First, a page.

University of Zambia Professional Staff Union president Michael Kaluba says it was absurd that the government would without difficulty fund by-elections while neglecting higher education.
Kaluba says the government had the money but had misplaced priorities.
“As union officials, we are concerned with the way this university is being managed in terms of financing it. The staff of this university ideally should have received their pay before 28th February but you may notice that today is the 11th [March] and they have not been paid and there are no indicators whatsoever whether from government or university management when they will be paid. We can’t allow, as union officials, this situation to continue. We are aware that this government has got money but we are also aware that what is missing within the government circles are priorities. To them they can easily find money to fund a by-election in Roan Constituency, they can easily find money to fund a by-election in Bahati Constituency but they can’t find money to fund just two institutions, UNZA and CBU. These are critical institutions in the development of this country,” says Kaluba.
“So our position for now, as a union, is that we are waiting for this government to tell us whether they are interested in running this university or not. If they are not interested, let them close it and tell the nation that they have failed to fund higher education in this country.”
Indeed, university education and education in general doesn’t seem to be a priority of this government. Retaining power and enriching themselves seems to be their only discernible preoccupation. Anything to do with their hold on power seems to be a priority in funding.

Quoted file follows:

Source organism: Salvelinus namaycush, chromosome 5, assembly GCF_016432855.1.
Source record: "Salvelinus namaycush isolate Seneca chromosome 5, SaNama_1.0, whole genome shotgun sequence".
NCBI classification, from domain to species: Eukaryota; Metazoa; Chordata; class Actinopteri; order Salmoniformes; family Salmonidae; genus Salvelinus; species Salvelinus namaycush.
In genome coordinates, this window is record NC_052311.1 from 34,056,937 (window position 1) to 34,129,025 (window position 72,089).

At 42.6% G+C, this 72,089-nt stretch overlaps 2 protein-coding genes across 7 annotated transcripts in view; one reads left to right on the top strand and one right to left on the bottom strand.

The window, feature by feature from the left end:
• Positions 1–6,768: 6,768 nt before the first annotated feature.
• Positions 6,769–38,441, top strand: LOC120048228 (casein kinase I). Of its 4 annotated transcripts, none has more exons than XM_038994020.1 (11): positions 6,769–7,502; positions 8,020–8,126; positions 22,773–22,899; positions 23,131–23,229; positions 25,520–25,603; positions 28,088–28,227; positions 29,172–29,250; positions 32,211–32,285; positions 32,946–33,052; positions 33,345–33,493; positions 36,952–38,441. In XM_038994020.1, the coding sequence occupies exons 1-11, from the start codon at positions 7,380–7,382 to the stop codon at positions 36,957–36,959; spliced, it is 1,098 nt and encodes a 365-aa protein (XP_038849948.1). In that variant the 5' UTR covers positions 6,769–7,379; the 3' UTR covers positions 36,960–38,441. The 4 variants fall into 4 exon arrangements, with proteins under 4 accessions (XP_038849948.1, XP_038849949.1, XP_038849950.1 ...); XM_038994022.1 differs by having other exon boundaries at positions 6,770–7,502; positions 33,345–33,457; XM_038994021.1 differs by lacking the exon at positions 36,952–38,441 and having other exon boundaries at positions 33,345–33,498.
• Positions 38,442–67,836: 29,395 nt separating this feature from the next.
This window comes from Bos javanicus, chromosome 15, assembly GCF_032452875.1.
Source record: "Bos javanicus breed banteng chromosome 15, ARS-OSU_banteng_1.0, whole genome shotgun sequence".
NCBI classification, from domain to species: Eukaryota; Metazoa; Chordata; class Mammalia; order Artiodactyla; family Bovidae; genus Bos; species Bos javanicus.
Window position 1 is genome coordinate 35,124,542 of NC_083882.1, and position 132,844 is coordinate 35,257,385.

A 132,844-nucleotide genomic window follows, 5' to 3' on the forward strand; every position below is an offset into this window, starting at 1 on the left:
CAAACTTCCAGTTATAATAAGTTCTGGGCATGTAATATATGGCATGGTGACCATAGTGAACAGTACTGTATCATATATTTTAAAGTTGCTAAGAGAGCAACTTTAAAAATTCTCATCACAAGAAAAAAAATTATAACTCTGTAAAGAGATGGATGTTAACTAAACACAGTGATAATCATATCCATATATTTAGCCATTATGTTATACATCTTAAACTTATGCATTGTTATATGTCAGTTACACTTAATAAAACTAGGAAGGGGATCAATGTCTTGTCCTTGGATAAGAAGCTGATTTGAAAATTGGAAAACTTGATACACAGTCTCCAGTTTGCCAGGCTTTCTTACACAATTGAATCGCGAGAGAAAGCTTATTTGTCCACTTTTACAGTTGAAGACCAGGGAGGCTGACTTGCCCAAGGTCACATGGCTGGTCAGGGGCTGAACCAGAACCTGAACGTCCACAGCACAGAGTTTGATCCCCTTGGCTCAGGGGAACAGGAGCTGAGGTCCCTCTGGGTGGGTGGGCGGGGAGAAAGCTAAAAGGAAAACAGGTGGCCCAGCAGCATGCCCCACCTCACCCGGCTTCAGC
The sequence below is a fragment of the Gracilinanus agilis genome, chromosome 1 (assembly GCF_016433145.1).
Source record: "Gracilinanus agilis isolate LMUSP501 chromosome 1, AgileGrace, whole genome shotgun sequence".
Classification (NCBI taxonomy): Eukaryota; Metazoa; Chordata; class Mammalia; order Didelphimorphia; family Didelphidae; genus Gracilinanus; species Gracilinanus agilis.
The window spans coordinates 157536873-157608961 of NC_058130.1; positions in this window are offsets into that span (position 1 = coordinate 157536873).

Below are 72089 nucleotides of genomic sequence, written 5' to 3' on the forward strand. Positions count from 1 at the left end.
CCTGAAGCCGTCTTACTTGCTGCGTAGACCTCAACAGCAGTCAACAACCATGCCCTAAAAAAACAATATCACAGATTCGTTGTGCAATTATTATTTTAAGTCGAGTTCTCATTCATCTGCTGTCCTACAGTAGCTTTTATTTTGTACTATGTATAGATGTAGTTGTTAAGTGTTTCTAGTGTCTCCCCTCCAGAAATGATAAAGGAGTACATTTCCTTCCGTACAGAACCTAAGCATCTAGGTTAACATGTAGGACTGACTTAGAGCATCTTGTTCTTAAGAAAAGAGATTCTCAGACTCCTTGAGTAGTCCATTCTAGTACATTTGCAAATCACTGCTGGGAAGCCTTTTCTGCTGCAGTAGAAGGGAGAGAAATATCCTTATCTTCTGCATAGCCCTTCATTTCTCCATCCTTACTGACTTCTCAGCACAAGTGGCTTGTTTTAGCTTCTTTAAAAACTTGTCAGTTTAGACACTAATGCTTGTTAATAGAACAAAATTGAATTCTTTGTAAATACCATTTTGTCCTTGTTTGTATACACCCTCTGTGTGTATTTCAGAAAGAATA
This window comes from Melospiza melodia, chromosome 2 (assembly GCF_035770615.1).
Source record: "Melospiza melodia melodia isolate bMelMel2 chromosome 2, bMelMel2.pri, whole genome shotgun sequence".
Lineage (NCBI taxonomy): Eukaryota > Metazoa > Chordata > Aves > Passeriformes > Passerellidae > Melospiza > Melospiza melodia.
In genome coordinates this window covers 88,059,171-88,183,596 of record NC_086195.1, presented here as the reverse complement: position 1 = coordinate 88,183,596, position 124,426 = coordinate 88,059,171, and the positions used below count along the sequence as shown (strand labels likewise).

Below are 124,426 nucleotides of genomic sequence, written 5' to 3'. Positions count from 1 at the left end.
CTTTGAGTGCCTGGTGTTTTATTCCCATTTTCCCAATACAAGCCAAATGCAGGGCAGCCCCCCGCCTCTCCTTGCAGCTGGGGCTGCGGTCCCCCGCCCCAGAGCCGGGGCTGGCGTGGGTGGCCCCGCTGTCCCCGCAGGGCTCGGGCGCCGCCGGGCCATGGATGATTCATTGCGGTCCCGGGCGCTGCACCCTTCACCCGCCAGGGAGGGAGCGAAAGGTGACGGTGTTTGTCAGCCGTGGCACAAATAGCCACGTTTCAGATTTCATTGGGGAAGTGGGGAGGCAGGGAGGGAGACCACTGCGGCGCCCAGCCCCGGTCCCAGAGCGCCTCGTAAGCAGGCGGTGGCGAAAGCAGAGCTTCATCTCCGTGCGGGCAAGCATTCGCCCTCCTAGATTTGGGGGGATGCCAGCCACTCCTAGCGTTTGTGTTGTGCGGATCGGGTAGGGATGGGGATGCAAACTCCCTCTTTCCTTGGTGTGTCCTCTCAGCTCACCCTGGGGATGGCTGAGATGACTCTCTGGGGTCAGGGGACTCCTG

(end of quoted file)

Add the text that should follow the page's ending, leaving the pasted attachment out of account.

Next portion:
Gandhi said, “Action expresses priorities.”
Things which matter most must never be at the mercy of things which matter least.
Dallin Oaks said, “Desires dictate our priorities, priorities shape our choices, and choices determine our actions.”
We’ve all had moments when our priorities weren’t quite in line. And then there are people who make those decisions seem rational and appropriate.
It may not surprise a lot of you that there are people out there who treasure their cell phones. Hell, it’s not uncommon to hear of people risking death to retrieve their dropped gadgets or save it from being stolen.
One of the more interesting but least read sections of the Old Testament is the history of the Jewish people in exile in Babylon. Their exile was a result of their failure to live according to their covenant with God. After the prescribed time of exile, God provides the leadership and the resources to return to Jerusalem to rebuild the altar, the city walls and the temple.
God came and told the people: “I’m sending you back to Jerusalem. I’m not just sending you back to Jerusalem to be safe, but I’m sending you back to Jerusalem to live a saved life; to be a different kind of person among a foreign people, to be My temple.” They got excited about that and began the journey home. Then came the distractions.
For 16 years nothing happened. Work stopped. God’s people had forgotten their initial passion. We’re not doing much better.